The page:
I inserted the disc and . . . PLAY. Then I hurried away from the living room to my room.

The disc had nearly played for 15 seconds when I started hearing my mum shouting“Daddy! Daddy! Daddy!” and gasping. (She calls my Dad “Daddy”. . . lol. Don’t call her old skool o . . . lol). She was about to faint. I rushed to the living room and pushed the STOP button.

She had never, I can tell, imagined the possibility of what she was seeing . . . a lady on all fours with her mouth wrapped around a guy’s . . . you know the rest. (Bad you!)
I rushed to my mum and calmed her down.
“But I told you that you don’t want to see what was inside the disc . . . you insisted”.

Let me stop it there.

What am I driving at?

Most parents have no idea what their children are going through! They don’t know a byte of what their kids know about sex and sexual matters. And it’s disturbing!
I read a write-up by Anne Marie Miller earlier today and it moved me to pick up my pen and write, too! At 33, she calls herself “a recovering addict”. Pornography was her drug of choice.

A youth pastor sexually abused her while in junior high school. She turned to the Internet for education. She didn’t know what certain words meant or if what the youth pastor was doing to her was good or bad and she was too afraid to ask. But before she knew it, in her own words, what started as an innocent pursuit of knowledge quickly escalated into a coping mechanism.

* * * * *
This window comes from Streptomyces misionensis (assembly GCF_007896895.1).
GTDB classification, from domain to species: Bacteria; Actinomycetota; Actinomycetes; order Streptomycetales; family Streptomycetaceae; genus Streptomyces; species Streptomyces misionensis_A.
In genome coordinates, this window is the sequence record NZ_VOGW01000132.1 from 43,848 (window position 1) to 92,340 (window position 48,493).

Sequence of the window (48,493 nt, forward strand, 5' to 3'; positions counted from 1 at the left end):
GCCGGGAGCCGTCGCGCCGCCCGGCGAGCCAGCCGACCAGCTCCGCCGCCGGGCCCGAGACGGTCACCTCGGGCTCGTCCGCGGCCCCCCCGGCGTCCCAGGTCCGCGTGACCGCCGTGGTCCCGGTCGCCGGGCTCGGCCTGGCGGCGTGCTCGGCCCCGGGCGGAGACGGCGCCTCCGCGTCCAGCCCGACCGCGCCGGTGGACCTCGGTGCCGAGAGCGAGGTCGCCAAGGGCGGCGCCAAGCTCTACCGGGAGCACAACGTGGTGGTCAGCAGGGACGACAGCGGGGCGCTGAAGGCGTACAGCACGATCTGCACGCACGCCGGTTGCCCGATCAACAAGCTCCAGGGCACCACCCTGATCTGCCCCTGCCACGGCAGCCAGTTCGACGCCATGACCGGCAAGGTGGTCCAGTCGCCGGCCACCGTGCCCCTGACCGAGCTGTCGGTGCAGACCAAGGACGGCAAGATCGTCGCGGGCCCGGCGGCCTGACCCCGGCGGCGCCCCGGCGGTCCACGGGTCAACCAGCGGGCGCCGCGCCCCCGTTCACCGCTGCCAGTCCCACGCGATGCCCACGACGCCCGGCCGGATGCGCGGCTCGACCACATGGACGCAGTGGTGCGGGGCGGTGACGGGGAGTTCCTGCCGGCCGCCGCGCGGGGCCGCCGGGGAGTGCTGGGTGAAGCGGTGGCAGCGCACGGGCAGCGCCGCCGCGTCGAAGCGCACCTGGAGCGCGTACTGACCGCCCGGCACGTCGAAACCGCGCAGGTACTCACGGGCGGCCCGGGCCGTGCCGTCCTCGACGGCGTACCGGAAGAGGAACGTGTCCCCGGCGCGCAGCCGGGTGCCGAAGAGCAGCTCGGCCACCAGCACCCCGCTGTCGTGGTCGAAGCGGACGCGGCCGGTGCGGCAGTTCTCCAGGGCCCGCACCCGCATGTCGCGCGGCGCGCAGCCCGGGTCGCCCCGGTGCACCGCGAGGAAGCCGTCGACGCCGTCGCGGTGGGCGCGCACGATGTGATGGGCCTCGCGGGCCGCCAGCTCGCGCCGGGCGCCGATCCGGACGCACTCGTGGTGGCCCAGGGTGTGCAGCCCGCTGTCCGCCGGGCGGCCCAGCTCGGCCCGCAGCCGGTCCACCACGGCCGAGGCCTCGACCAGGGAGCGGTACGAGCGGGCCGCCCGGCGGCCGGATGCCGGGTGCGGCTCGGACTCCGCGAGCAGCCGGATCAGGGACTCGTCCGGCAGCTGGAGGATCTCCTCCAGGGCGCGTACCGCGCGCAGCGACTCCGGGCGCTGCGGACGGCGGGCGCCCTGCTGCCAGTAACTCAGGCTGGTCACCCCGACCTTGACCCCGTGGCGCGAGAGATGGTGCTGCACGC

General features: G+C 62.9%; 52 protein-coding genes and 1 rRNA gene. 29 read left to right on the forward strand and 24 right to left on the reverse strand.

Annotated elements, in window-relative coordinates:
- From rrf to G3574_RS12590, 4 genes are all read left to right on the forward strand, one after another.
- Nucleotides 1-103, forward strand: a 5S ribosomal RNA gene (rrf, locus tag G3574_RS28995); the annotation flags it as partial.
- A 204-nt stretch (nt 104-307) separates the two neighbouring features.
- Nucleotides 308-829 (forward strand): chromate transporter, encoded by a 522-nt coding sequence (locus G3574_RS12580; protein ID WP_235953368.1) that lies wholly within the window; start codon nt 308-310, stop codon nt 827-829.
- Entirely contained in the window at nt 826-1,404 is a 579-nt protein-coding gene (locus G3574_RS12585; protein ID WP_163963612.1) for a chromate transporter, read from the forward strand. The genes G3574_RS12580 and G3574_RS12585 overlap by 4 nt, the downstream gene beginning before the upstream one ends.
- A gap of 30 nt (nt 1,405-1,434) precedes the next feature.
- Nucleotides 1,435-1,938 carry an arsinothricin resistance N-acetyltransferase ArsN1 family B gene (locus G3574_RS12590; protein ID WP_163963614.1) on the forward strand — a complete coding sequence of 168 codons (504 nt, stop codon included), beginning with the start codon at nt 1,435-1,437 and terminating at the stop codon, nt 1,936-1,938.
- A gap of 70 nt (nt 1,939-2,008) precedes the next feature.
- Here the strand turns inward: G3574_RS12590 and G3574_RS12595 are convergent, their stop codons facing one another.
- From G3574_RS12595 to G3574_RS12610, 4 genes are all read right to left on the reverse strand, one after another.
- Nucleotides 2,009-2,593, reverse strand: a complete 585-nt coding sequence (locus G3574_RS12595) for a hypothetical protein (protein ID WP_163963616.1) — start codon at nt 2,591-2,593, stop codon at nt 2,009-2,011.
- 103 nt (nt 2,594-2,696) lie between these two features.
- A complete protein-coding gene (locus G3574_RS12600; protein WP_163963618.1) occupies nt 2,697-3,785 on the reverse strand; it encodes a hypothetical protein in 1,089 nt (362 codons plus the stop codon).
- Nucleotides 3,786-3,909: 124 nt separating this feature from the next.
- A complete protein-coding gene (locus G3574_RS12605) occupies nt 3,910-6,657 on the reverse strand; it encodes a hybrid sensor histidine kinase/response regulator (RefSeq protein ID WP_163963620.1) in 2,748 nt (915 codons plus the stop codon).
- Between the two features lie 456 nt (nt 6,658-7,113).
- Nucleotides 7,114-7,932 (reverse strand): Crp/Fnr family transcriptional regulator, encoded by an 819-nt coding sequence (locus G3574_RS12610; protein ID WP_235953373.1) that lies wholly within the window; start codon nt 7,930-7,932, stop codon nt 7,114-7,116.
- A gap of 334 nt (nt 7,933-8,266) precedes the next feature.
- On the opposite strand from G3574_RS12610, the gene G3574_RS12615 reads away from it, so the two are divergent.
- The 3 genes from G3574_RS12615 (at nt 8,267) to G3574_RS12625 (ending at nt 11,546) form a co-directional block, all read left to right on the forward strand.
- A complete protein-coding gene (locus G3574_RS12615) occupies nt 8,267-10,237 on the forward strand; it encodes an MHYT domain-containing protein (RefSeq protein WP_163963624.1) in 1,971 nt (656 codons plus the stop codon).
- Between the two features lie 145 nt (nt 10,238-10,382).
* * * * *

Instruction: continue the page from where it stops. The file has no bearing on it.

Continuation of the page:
In her over six years of sharing her story with various young people at various kinds of gatherings and doing a lot of counseling, here are some of her findings:


GOOGLE IS THE NEW SEX-ED. When a student hears a word or phrase they don’t understand, they don’t ask you what it means (because they fear getting in trouble). They don’t ask their friends (because they fear being ashamed for not knowing). They ask Google. Google won’t judge them for not knowing. Because of our short attention spans and desire for instant gratification, they don’t click the first link that shows up – they go straight to Google Images. In almost all of the stories she has heard, this is how someone was first exposed to pornography – Google Image searching. And the average age of first exposure in her experience was 9 years old. 

AS A PARENT, IF YOUR CHILD WAS EVER MOLESTED, YOU LIKELY DON’T KNOW: According to her, another extremely common theme was children being inappropriately touched, often by close family members or friends. The stigma and shame of being a victim coupled with the trauma that happens with this experience is confusing to a child of any age: our systems weren’t made to process that event. Meanwhile, while a child can look at pornography without being abused, children who have been molested by and large look at pornography and act out sexually. 

MOST PARENTS LIVE WITH THE BELIEF THEIR CHILD IS THE EXCEPTION. (My parents did). But guess what? We weren’t! Chances are (if you’re a parent, too) thatYour child is not, either!